A judge on Thursday ordered the government to allow them to broadcast until their case challenging their shutdown goes ahead. The ruling was delayed by procedural obstacles but eventually served Friday, though the networks remained off air.
Heather Nauert, the spokesperson for the State Department, said the U.S. was “deeply concerned by the government’s action to shut down, intimidate, and restrict the media.”
Kenya’s relative press freedom, among other things, has distinguished it from many of its neighbors, Mr. Muriga noted.
“This is what sets the country apart from others on the continent, and as a consequence Kenya has become a hub for innovation and is regarded as a bellwether for other African democracies,” he said.
While the crackdown on the press and the arrests of opposition figures are garnering the government criticism, the opposition is looking weakened and fragmented, Mr. Muriga said.
Mr. Odinga lost an election in August last year, but the vote was annulled by the Kenyan Supreme Court on the grounds of wide-spread irregularities during tallying and transmission of the results. A second, repeat vote was held in late October; Mr. Odinga and his NASA coalition party boycotted that election, partly contributing to a very poor turnout of just over 30%.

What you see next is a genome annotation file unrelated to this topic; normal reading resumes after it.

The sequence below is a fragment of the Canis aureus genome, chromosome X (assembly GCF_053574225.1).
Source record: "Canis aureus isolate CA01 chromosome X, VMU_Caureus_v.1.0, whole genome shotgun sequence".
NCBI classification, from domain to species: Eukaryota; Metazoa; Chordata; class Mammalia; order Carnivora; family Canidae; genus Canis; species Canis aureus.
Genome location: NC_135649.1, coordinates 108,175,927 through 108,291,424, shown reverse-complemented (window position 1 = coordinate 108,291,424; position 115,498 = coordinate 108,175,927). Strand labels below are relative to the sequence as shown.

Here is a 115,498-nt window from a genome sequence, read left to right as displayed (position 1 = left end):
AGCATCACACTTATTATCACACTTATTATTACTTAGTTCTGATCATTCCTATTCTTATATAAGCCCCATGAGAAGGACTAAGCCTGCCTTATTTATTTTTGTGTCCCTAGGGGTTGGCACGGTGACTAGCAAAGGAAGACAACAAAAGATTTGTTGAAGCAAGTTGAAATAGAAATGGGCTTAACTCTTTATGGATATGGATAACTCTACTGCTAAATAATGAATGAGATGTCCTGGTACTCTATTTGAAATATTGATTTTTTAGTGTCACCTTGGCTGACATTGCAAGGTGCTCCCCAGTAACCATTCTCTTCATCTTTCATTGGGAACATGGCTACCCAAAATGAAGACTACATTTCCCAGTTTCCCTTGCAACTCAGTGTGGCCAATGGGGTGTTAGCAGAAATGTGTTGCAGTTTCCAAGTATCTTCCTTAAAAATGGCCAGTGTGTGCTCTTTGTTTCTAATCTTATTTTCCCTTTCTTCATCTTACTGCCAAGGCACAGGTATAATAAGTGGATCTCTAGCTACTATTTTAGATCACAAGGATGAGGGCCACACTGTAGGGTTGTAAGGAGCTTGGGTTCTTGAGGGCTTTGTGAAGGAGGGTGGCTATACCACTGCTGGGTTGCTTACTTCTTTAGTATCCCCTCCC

Mr. Kenyatta won with 98% of the vote and was inaugurated for a second five-year term in November last year.
Tensions High in Kenya Amid Media Ban, Opposition Arrest
NAIROBI — Political tensions continue to rise in Kenya as the government defied a court order to lift a ban on three independent media organizations. Authorities also arrested a key opposition ally in the wake of Raila Odinga’s self-inauguration Tuesday as the so-called “people’s president.”
Kenya’s three largest broadcasters remained off the air for a fourth day Friday despite the high court ruling the day before that the government must reverse the suspension. Authorities cut transmission for the media outlets Tuesday as they prepared live coverage of the opposition’s swearing-in event.